Four days to goFor my initial backup I choose everything on the drive. A total of 203GB. You can see this in the screen shot above. Acronis interpreted this as a total of 180GB that it needed to send to the cloud.

The software warns: ”This backup is going to take a while…”. It wasn’t kidding. According to the display it was going to take four days and three hours.

Often MacOS starts a huge backup to my network drive warning it will take a long time. It then reconsiders and re-estimates once the transfer gets underway. I assumed this might be the case with Acronis True Image.

It wasn’t. It really wasn’t. In the end the initial backup took a little longer than four days and three hours.

Now here’s the odd thing: that screen shot above says the backup is running at 3.9Mbps. That’s fair enough, but I have a VDSL2+ connection that usually runs at between 45 and 70Mbps. I can BitTorrent at around 40Mbps. Streaming HD video works without a hitch.

Bandwidth blues

It’s good that Acronis doesn’t hog all the bandwidth on the home connection. But it could take more than under 10 percent. It turns out, it doesn’t use anything like 10 percent.

I took the second screenshot 24 hours after the first. Acronis says it works in the background while you get on with other tasks. That’s possible. But a whole day after starting the initial backup, it had only uploaded 4GB of the total.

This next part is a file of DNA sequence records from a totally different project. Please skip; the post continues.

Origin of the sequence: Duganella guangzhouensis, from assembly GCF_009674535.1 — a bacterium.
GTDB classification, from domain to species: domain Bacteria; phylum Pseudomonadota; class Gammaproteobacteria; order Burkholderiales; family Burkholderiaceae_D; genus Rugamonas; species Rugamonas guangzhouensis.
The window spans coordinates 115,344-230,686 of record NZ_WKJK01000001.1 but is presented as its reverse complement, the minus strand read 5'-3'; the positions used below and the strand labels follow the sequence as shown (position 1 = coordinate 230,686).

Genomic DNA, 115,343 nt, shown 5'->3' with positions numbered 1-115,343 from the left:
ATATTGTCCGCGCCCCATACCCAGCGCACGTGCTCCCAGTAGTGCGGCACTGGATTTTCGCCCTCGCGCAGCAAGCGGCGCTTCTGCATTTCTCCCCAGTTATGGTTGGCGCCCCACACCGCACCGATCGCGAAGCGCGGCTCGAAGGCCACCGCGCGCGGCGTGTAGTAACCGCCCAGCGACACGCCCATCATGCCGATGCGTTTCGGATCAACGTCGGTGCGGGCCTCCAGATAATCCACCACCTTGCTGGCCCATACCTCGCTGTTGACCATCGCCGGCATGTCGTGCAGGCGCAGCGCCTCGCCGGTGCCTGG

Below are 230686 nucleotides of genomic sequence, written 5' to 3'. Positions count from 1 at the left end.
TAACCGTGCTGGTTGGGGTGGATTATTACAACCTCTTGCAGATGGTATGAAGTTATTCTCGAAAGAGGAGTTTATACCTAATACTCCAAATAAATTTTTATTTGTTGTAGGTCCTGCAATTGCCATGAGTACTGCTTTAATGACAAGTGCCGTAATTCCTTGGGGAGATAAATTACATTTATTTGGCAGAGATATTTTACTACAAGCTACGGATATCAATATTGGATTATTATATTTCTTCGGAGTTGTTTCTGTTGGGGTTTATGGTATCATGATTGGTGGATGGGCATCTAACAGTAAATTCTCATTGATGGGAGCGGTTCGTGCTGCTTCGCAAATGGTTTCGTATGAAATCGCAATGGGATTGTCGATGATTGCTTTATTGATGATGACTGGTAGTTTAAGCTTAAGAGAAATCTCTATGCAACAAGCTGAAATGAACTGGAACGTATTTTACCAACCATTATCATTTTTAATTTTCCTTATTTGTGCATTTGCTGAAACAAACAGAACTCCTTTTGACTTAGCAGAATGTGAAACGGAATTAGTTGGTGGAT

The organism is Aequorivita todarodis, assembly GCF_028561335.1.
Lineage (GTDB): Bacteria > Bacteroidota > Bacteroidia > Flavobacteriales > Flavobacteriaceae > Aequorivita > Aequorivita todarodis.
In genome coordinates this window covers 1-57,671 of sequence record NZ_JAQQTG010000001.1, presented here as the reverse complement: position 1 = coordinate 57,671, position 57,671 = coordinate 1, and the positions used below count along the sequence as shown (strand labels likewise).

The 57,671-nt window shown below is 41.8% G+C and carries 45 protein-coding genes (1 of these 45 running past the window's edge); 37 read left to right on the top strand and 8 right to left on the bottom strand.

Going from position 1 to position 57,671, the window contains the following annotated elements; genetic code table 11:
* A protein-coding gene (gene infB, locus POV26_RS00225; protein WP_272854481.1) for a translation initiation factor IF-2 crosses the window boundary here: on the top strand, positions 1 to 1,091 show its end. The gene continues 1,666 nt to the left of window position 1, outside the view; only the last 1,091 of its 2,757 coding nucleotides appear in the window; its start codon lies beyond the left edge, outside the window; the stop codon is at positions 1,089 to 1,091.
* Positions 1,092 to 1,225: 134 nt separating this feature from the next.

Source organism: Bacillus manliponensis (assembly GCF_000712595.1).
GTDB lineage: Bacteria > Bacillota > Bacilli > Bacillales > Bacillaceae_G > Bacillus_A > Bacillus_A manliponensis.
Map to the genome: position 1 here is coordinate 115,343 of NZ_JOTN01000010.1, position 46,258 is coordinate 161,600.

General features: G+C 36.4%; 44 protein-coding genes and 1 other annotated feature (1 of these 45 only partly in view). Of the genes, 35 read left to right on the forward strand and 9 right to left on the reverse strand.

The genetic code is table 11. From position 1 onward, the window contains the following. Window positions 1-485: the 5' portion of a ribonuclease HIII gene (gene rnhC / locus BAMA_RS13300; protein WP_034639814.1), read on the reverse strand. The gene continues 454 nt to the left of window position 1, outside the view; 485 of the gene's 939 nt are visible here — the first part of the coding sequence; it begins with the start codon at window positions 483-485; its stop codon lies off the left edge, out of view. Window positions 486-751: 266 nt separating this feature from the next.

Acronis True Image 2018 - after one day
After one day, there are another 33 days to go…

After one day, there are another 33 days to go…As the second screenshot shows, at this rate it would take 33 days to handle the initial backup. In the event it took 4.5 days, about 110 hours in total. So the average speed was about 0.5Mbps.

In the preferences there’s an option to halt backups if your laptop is working on battery power. There are no other settings here to tweak to speed things up. For the record I had the software set to continue while on battery power.

Australian servers

On the backup screen there’s a small cog icon to adjust settings. The options here allow you to chose where to backup your data. The software selected an Australia default server for me. If that bothers you, there are alternatives.

You get the choice of optimal or maximum data backup speed. Optimal uses less of your bandwidth freeing up capacity for other apps. At first, this didn’t appear to make much difference to the upload speed for the initial backup. The pace picked up some time after I chose the option. I’d like to see more transparency in these settings, four and a half days for an initial backup is not acceptable.

Once it finished the initial backup, Acronis works at a cracking pace. Subsequent incremental backups often hit speeds in the mid-20Mbps range. They all happen in the background. It’s reliable and rock solid.

There are some neat touches. Acronis allows you to archive files to its cloud. You can send them via the app, and retrieve them using a web interface. In fact, you can use this web interface to recover your data at any time without the app.

More secure than alternatives